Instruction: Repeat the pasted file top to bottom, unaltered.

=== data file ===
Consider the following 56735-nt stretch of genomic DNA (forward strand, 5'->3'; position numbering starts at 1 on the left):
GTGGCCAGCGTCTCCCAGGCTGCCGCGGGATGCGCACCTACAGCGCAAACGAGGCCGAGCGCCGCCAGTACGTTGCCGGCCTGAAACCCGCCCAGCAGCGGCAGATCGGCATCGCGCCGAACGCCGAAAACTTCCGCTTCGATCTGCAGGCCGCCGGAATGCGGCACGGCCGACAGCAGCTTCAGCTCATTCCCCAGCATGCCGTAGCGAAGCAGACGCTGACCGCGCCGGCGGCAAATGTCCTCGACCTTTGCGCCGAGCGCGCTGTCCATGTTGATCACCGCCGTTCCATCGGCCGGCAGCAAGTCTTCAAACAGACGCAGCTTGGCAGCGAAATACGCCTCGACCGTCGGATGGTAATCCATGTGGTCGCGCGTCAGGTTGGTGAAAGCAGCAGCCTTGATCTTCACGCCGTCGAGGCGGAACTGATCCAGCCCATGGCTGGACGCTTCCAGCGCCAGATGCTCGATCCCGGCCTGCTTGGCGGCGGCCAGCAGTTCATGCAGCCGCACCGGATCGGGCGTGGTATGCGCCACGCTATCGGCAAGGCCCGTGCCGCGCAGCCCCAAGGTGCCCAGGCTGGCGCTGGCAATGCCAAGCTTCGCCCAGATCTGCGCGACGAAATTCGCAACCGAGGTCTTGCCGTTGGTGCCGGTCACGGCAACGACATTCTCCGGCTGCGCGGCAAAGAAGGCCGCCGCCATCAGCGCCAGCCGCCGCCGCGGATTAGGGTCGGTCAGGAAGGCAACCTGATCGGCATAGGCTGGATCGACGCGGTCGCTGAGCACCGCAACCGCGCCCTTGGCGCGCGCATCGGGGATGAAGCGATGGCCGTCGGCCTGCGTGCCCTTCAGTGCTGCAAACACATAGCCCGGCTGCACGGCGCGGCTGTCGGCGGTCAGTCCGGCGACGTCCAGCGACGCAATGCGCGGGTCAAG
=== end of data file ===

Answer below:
Consider the following 56735-nt stretch of genomic DNA (forward strand, 5'->3'; position numbering starts at 1 on the left):
GTGGCCAGCGTCTCCCAGGCTGCCGCGGGATGCGCACCTACAGCGCAAACGAGGCCGAGCGCCGCCAGTACGTTGCCGGCCTGAAACCCGCCCAGCAGCGGCAGATCGGCATCGCGCCGAACGCCGAAAACTTCCGCTTCGATCTGCAGGCCGCCGGAATGCGGCACGGCCGACAGCAGCTTCAGCTCATTCCCCAGCATGCCGTAGCGAAGCAGACGCTGACCGCGCCGGCGGCAAATGTCCTCGACCTTTGCGCCGAGCGCGCTGTCCATGTTGATCACCGCCGTTCCATCGGCCGGCAGCAAGTCTTCAAACAGACGCAGCTTGGCAGCGAAATACGCCTCGACCGTCGGATGGTAATCCATGTGGTCGCGCGTCAGGTTGGTGAAAGCAGCAGCCTTGATCTTCACGCCGTCGAGGCGGAACTGATCCAGCCCATGGCTGGACGCTTCCAGCGCCAGATGCTCGATCCCGGCCTGCTTGGCGGCGGCCAGCAGTTCATGCAGCCGCACCGGATCGGGCGTGGTATGCGCCACGCTATCGGCAAGGCCCGTGCCGCGCAGCCCCAAGGTGCCCAGGCTGGCGCTGGCAATGCCAAGCTTCGCCCAGATCTGCGCGACGAAATTCGCAACCGAGGTCTTGCCGTTGGTGCCGGTCACGGCAACGACATTCTCCGGCTGCGCGGCAAAGAAGGCCGCCGCCATCAGCGCCAGCCGCCGCCGCGGATTAGGGTCGGTCAGGAAGGCAACCTGATCGGCATAGGCTGGATCGACGCGGTCGCTGAGCACCGCAACCGCGCCCTTGGCGCGCGCATCGGGGATGAAGCGATGGCCGTCGGCCTGCGTGCCCTTCAGTGCTGCAAACACATAGCCCGGCTGCACGGCGCGGCTGTCGGCGGTCAGTCCGGCGACGTCCAGCGACGCAATGCGCGGGTCAAG